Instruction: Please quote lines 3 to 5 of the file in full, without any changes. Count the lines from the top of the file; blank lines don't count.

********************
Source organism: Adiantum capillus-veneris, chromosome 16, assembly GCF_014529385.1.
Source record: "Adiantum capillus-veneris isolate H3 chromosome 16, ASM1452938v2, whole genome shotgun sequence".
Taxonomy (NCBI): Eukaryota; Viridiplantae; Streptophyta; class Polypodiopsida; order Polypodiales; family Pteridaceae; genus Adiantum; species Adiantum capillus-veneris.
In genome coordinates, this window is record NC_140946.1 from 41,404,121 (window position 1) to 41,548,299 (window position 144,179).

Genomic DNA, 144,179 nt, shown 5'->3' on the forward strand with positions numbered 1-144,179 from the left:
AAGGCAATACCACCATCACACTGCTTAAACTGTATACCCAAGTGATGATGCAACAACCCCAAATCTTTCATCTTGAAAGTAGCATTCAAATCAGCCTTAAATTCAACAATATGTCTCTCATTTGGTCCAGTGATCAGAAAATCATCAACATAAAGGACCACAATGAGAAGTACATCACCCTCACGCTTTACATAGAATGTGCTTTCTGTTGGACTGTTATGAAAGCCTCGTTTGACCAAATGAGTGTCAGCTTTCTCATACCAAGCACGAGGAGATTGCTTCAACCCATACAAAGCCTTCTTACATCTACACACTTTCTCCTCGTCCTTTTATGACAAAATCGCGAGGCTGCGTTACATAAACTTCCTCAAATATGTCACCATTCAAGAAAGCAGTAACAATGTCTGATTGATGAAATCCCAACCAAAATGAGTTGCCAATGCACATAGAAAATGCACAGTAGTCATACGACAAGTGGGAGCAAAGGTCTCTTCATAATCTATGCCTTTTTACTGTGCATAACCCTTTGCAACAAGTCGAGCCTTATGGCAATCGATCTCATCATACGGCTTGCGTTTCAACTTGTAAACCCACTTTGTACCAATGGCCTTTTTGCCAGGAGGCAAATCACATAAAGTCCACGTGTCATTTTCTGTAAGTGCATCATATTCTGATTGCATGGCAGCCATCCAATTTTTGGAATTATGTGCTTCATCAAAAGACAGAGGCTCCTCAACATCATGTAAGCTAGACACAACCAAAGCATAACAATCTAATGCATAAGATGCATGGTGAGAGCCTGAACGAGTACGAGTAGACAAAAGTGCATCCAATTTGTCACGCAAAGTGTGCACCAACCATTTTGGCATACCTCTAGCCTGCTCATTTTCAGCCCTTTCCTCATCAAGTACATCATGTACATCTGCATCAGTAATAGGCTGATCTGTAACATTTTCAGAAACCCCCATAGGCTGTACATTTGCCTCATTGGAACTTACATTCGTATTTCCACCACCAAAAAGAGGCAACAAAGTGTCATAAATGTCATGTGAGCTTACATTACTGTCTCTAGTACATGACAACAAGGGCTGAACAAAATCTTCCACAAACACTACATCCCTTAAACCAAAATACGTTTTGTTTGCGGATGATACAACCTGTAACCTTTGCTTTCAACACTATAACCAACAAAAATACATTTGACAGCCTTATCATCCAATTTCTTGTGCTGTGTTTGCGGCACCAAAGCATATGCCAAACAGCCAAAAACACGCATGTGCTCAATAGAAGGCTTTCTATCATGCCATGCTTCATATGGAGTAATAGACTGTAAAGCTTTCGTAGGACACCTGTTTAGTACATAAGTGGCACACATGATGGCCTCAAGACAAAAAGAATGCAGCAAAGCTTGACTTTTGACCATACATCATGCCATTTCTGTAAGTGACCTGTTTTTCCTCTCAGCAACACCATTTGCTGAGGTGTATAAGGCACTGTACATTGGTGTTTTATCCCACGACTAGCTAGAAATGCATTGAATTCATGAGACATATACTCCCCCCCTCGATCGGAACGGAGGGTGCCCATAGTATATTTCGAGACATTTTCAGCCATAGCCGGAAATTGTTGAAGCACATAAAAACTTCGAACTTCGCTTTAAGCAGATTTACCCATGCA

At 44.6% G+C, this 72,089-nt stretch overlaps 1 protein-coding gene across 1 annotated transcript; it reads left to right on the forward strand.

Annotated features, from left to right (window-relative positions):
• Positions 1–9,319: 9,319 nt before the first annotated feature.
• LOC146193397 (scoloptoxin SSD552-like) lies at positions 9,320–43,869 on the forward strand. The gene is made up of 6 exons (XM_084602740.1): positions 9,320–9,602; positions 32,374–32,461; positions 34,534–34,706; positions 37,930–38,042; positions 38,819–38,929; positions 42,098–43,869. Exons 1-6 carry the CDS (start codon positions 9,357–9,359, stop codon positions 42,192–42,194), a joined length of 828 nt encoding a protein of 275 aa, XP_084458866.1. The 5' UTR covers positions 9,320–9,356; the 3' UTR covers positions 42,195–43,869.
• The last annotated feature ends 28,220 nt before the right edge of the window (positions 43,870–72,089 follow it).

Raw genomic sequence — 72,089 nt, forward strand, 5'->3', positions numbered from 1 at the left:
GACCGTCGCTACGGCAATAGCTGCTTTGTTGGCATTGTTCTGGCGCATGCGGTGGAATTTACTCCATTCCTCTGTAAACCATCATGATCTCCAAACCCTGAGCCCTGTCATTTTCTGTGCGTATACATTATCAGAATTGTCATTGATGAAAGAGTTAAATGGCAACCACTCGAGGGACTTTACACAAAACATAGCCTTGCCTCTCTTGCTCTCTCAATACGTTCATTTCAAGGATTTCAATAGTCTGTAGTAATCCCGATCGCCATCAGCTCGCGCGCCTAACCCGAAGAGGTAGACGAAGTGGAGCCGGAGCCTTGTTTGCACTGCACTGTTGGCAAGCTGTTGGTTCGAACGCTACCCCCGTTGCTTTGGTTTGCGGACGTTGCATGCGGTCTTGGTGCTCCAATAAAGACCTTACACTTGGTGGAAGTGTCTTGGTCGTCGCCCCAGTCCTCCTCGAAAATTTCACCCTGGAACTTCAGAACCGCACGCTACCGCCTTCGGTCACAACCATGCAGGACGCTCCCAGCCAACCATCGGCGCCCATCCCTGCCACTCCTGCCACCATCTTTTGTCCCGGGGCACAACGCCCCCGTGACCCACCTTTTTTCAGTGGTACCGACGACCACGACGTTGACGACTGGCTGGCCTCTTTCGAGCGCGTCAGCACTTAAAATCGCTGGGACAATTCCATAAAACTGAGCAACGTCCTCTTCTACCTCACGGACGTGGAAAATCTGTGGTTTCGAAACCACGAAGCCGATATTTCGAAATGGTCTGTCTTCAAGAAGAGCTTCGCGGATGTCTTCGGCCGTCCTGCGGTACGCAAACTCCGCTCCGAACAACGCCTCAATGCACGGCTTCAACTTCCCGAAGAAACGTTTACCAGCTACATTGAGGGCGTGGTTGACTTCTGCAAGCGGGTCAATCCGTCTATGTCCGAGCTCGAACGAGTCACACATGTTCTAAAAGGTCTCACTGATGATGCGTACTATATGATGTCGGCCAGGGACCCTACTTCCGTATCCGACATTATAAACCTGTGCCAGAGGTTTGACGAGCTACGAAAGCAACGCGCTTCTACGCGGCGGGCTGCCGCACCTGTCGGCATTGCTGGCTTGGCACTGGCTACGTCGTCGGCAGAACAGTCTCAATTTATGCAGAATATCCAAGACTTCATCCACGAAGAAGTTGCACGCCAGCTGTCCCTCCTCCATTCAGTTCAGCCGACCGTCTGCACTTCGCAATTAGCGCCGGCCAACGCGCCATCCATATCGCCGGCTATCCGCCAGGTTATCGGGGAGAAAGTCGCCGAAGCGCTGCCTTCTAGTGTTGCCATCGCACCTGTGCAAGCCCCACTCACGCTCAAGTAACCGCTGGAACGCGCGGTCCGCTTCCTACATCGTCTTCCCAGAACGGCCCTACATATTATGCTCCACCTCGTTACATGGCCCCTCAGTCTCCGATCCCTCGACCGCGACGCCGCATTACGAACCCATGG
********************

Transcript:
Taxonomy (NCBI): Eukaryota; Viridiplantae; Streptophyta; class Polypodiopsida; order Polypodiales; family Pteridaceae; genus Adiantum; species Adiantum capillus-veneris.
In genome coordinates, this window is record NC_140946.1 from 41,404,121 (window position 1) to 41,548,299 (window position 144,179).

Genomic DNA, 144,179 nt, shown 5'->3' on the forward strand with positions numbered 1-144,179 from the left: